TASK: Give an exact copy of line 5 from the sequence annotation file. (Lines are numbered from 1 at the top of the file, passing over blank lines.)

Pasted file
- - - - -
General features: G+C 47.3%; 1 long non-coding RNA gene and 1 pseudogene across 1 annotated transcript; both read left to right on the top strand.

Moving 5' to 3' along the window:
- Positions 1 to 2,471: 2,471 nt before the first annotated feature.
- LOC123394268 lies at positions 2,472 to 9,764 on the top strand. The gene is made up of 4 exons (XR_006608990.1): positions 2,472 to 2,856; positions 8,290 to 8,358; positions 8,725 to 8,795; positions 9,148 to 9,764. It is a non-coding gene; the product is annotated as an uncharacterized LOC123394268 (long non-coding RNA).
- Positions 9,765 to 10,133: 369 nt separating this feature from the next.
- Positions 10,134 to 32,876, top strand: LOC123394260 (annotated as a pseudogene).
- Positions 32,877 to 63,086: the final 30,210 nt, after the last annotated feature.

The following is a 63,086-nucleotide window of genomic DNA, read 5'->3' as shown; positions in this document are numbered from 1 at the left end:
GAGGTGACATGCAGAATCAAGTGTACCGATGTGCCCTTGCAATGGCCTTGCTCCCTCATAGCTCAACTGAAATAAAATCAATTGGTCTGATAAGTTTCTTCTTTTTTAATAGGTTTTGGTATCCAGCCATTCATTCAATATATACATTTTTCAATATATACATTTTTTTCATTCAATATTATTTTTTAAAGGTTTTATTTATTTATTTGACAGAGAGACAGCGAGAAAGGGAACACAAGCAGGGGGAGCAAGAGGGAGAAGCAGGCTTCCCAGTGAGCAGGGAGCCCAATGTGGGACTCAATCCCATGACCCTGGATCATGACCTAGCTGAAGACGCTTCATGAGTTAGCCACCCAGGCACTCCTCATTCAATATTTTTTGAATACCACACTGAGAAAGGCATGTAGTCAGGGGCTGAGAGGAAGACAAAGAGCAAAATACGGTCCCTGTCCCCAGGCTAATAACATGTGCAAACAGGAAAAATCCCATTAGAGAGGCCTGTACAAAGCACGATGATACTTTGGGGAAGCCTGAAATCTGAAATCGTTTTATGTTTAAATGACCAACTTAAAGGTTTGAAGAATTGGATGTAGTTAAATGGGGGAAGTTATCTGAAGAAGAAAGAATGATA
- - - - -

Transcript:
- Positions 9,765 to 10,133: 369 nt separating this feature from the next.